Ex-CIA chief endorses Clinton, labels Trump “threat to national security”
Michael Morell, former director of the CIA, endorsed Hillary Clinton for president in a New York Times op-ed Friday, praising the former secretary of state’s qualifications and warning that GOP nominee Donald Trump “may well pose a threat to national security.”
Morell, a 33-year veteran of the CIA who led the agency from 2010-2013, said that while in the past he has “always been silent about my preference for president,” the high stakes of the 2016 election mean he can “no longer” withhold his opinion.
“On Nov. 8, I will vote for Hillary Clinton. Between now and then, I will do everything I can to ensure she is elected as our 45th president,” Morell wrote.
The former CIA chief said that “Donald J. Trump is not only unqualified for the job, but he may well pose a threat to our national security.”
“My training as an intelligence officer taught me to call it as I see it. This is what I did for the C.I.A. This is what I am doing now. Our nation will be much safer with Hillary Clinton as president.”
He wrote, “In sharp contrast to Mrs. Clinton, Mr. Trump has no experience on national security. Even more important, the character traits he has exhibited during the primary season suggest he would be a poor, even dangerous, commander in chief.”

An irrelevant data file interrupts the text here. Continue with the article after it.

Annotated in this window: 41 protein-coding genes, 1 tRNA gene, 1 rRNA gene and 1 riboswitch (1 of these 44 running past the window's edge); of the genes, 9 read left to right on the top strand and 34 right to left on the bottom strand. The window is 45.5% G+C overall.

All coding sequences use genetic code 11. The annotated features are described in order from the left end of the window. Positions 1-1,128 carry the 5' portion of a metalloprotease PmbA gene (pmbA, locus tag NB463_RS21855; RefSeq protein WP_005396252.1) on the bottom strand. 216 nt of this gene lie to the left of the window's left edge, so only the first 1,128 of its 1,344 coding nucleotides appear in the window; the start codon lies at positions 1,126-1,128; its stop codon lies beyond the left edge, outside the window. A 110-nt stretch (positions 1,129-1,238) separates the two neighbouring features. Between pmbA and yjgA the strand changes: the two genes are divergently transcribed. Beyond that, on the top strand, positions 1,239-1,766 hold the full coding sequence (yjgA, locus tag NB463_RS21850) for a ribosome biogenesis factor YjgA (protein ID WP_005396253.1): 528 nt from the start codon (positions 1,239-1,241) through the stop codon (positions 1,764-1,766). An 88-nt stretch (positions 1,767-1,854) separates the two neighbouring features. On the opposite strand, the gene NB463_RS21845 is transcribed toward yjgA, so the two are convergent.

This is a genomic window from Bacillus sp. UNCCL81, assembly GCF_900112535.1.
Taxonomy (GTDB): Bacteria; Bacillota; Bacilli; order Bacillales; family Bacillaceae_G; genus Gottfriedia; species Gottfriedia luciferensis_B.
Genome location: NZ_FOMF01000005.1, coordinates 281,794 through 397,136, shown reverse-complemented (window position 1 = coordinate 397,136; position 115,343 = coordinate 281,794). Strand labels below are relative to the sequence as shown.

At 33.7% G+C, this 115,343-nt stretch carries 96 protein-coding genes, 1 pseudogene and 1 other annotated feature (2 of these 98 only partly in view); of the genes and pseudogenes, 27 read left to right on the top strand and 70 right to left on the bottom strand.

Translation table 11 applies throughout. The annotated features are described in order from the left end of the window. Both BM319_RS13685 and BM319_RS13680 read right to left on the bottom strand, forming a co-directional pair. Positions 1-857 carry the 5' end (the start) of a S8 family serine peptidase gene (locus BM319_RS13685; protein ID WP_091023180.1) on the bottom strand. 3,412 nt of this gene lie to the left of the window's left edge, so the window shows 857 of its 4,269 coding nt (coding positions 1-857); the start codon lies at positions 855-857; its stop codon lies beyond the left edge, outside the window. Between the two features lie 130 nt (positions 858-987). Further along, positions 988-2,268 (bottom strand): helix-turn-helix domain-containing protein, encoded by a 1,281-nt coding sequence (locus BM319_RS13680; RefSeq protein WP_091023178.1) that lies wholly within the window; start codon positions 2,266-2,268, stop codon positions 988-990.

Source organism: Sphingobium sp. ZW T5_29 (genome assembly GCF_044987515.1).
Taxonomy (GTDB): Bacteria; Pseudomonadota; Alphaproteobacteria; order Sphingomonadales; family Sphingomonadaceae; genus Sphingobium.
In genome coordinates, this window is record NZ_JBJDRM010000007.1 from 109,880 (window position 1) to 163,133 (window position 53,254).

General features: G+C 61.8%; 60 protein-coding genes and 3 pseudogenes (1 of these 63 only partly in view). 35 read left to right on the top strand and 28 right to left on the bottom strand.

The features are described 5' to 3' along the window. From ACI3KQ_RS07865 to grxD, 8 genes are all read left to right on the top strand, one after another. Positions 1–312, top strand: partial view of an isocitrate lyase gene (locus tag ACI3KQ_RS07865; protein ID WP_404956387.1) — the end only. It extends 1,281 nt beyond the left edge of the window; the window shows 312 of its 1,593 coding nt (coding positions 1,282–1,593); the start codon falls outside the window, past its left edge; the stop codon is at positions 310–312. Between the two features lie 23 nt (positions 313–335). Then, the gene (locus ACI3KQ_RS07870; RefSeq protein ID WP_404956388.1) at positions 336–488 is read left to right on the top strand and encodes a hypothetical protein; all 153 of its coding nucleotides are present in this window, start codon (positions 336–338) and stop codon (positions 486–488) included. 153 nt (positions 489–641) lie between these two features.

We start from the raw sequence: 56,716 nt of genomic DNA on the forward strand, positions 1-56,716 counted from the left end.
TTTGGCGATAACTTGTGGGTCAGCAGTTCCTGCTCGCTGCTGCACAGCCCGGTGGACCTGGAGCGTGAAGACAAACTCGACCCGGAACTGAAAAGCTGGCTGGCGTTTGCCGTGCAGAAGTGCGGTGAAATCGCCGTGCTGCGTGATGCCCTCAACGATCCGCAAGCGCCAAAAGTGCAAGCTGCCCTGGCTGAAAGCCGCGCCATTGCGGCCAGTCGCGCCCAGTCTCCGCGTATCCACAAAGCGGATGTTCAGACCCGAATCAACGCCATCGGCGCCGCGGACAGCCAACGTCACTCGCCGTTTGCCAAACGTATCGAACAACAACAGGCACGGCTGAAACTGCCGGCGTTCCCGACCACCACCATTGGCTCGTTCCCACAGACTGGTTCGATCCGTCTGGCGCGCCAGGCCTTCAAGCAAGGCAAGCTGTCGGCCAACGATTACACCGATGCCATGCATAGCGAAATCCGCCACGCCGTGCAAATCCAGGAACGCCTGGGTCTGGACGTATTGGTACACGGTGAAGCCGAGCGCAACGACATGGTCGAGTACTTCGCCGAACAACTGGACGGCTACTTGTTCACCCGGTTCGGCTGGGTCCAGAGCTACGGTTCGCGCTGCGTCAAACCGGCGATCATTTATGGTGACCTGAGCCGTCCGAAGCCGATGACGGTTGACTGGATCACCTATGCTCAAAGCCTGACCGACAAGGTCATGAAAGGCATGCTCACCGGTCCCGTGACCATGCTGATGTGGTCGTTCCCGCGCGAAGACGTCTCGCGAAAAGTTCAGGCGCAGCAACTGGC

Morell also suggested that Trump is being played by Russian President Vladimir Putin, writing: “President Vladimir V. Putin of Russia was a career intelligence officer, trained to identify vulnerabilities in an individual and to exploit them. That is exactly what he did early in the primaries. Mr. Putin played upon Mr. Trump’s vulnerabilities by complimenting him. He responded just as Mr. Putin had calculated.”
“In the intelligence business, we would say that Mr. Putin had recruited Mr. Trump as an unwitting agent of the Russian Federation,” Morell said.
Morell hailed Clinton for being “prepared, detail-oriented, thoughtful, inquisitive, and willing to change her mind if presented with a compelling argument,” citing his time working with her when she was secretary of state. “I never saw her bring politics into the Situation Room,” he wrote.